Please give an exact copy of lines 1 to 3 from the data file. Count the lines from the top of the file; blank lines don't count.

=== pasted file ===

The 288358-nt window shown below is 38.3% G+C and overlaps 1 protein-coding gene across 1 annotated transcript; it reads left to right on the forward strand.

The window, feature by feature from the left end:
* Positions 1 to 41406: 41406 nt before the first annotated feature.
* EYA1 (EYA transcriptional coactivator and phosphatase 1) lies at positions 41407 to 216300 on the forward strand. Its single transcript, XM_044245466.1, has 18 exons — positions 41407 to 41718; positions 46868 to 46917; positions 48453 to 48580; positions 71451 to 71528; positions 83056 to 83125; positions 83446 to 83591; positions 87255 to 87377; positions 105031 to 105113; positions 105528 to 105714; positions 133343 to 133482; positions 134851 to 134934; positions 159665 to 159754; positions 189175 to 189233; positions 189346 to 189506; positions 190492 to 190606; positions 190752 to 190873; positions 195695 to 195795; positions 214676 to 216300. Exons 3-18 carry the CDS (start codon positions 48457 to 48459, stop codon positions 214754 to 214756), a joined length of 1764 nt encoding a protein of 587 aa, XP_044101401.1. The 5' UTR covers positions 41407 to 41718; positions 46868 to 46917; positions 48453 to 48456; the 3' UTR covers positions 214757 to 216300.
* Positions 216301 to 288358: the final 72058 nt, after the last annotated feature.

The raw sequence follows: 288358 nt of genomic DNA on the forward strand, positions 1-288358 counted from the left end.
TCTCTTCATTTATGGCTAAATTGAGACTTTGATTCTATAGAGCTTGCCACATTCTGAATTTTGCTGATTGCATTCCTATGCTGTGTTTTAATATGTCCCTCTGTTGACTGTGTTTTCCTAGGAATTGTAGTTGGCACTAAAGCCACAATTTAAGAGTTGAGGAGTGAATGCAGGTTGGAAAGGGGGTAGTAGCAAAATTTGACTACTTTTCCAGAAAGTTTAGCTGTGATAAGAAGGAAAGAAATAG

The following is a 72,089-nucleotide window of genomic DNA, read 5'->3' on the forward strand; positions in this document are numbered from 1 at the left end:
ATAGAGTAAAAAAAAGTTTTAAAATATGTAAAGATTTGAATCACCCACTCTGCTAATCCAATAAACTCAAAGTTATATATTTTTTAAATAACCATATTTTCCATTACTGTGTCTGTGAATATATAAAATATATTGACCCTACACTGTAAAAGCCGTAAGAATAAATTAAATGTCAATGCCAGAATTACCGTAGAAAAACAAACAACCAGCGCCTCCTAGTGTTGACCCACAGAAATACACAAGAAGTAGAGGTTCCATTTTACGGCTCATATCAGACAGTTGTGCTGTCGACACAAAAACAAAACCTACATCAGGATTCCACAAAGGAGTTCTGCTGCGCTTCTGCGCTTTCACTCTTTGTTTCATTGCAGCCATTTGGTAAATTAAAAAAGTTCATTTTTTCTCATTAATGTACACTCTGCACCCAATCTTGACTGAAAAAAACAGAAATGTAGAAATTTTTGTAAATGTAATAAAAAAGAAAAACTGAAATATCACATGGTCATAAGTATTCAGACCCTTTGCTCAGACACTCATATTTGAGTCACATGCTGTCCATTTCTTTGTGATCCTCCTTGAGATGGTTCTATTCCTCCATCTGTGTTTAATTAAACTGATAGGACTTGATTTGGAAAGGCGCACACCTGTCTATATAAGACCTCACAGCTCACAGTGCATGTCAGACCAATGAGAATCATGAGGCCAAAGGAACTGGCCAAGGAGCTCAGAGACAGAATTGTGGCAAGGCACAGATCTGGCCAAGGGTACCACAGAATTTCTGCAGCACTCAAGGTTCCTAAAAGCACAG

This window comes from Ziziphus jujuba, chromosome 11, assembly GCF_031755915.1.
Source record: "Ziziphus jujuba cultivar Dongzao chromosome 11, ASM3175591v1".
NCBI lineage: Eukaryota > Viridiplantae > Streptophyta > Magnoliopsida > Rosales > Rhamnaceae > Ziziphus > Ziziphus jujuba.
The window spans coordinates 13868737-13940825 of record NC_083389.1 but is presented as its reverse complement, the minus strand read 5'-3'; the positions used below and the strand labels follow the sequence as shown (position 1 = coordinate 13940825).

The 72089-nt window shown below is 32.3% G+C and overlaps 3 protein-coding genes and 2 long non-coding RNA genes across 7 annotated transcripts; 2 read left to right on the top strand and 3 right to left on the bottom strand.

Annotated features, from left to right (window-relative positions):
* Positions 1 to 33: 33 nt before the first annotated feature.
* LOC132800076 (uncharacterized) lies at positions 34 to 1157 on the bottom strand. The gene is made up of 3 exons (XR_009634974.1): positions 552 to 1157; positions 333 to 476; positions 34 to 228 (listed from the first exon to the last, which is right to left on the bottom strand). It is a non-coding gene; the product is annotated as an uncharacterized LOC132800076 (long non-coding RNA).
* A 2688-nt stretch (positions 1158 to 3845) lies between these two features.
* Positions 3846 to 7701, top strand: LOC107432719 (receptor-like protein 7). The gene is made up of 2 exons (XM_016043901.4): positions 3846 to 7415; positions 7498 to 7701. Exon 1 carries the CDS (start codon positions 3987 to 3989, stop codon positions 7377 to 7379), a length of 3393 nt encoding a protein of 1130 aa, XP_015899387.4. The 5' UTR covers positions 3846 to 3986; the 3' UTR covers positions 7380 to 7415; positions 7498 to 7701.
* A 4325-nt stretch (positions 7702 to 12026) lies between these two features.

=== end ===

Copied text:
The 288358-nt window shown below is 38.3% G+C and overlaps 1 protein-coding gene across 1 annotated transcript; it reads left to right on the forward strand.

The window, feature by feature from the left end:
* Positions 1 to 41406: 41406 nt before the first annotated feature.